Lakeview Terrace

Welcome to the neighborhood;
it’s time to move.


In his previous films, writer/director Neil LaBute has warned us that even disabled women aren’t safe In the Company of Men, one never can predict the deception living within the hearts of Your Friends & Neighbors, pleasant symmetry isn’t to be expected in The Shape of Things, and you don’t need medical training to be called Nurse Betty. And although he’s moved away from the Mamet-like morality tales of the evil lurking behind the smiling and welcoming faces we encounter on a daily basis by directing some less-than-stellar Hollywood fare, his obsession with miscommunication, misperception, and the just plain meanness to be found in the unlikeliest of places is again the subject of his entertaining if lukewarm new thriller Lakeview Terrace.

Unfortunately, its heroic main characters, the young, bright, and beautiful interracial couple Chris (Little Children’s Patrick Wilson) and Lisa Mattson (Kerry Washington), weren’t forewarned with a LaBute memo. Thankfully, their new neighbor, the stoic disciplinarian and widowed LAPD police officer Abel Turner (Samuel L. Jackson) is not only able but all too willing to turn and inform them that they’re not exactly welcome in his neighborhood. Greeting them with the intimidating gesture of an unfilled out traffic ticket with a note scrawled on the back that either threatens or chides, “Welcome to Lakeview, neighbor; observe all parking regulations,” it’s only a matter of time before he decides to confront Chris directly.

“Meet Your New Neighbor.”

Obviously, one shouldn’t rely too heavily on first impressions and Lisa tries to give her new neighbor the benefit of the doubt but it’s Chris who receives the most disdain as Abel not only repeatedly announces his dissatisfaction with their relationship but also begins to drive a wedge in the previously solid relationship between the married Mattsons. Whether it’s refusing to take down his insanely bright security lights that seem like they could double at an airstrip, which flood through his neighbor’s windows and emit an annoying high-pitched buzzing, running a near dictatorship when dealing with his two children, or when he’s all too willing to cross a line at work along with his loyal partner Javier Villareal (the always talented Jay Hernandez), eventually Chris has had enough.

Although in polite society, one’s first line of defense is to always attempt to work things out conversationally. Yet after Abel continually proves unwilling to change his attitude and ramps up his hostility to the new young couple, Chris—upon realizing that even if he could phone the police, they obviously wouldn’t choose his side—tries to reason with Abel directly before it escalates into an ultimatum.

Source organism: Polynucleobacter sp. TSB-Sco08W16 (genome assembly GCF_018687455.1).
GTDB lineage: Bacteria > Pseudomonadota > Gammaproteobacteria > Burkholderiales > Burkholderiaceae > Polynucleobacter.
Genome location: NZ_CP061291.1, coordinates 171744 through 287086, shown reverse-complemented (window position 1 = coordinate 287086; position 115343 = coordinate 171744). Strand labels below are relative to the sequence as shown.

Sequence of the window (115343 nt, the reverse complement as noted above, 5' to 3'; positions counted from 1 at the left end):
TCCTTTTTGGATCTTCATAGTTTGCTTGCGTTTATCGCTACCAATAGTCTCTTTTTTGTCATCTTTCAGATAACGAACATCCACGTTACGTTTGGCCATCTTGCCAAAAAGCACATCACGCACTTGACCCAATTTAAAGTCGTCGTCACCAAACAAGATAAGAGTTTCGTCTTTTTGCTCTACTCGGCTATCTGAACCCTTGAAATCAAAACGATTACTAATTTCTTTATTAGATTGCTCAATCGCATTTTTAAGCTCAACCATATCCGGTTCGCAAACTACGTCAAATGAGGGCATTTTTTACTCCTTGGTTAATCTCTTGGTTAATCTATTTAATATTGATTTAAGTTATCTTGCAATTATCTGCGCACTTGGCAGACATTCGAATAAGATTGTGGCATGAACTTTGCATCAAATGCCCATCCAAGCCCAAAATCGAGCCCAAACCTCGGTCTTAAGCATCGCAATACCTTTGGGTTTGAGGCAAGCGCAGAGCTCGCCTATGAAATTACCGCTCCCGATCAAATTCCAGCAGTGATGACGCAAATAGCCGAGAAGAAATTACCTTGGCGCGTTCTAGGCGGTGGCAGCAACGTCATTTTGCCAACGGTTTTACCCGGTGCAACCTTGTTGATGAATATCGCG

“Back Off.”

Produced by Will Smith, LaBute’s film which was based on a script by David Loughery and Howard Korder doesn’t quite pack enough heft to justify the talent involved including not just the aforementioned producer and director but also its talented cast and gifted Dutch cinematographer Rogier Stoffers (Mongol).

Still, Stoffers is no stranger to suburban tales of evil neighbors and domestic discord, having lensed the Jennifer Lopez Sleeping With the Enemy-styled Enough and the impressive Rear Window teenage update Disturbia, and while we’ve no doubt seen this storyline dozens of times before such as in the over-the-top police thriller Unlawful Entry, I couldn’t take my eyes off the powerful Samuel L. Jackson. And within moments, it’s easy to see why—even though I wish LaBute would get back to his roots or make something as wonderful as my favorite (Nurse Betty) again—he would’ve been so fascinated by the material and the chance to work with Jackson.

Neil LaBute

And similar to his work in Quentin Tarantino’s Jackie Brown—it is all the more fitting that Jackson’s character is named Abel Turner as he’s consistently able to turn from funny to frightening in two seconds flat. As the cop who’s quickly going off the deep end, Jackson’s charisma is off the charts. And although the last act of the film has so many dubious plot-holes and logic free rationalizations that it’s ultimately distracting, he’s the one holding things together, making me laugh at even the scariest of moments. This is especially evident in a phenomenal understated scene where you feel as though you can cut the tension with a knife as Abel attends Lisa and Chris’s housewarming party and tries to make frightening small talk with their liberal friends.

You’re never in doubt of the fact that—no matter how ludicrous the finale seems in the world of actual police procedure—Jackson not only knows his character inside and out but we can actual feel as though we’re witnessing his very thought processes. It’s too bad that some of his best work in recent memory is in something that in the end feels like a slightly above average made-for-TV thriller but fans of Jackson’s won’t be disappointed. Not to mention that-- all of its problems aside-- I still enjoyed the film far more than the other cops-and-robbers-themed press screening held that day for the far more advertised A-list offering, De Niro and Pacino’s mystery, Righteous Kill. So in the choice between these two, I wouldn’t hesitate that you head over to Lakeview Terrace, although ignore your financial advisor and rent before you buy since you never know with whom you’ll be sharing a fence.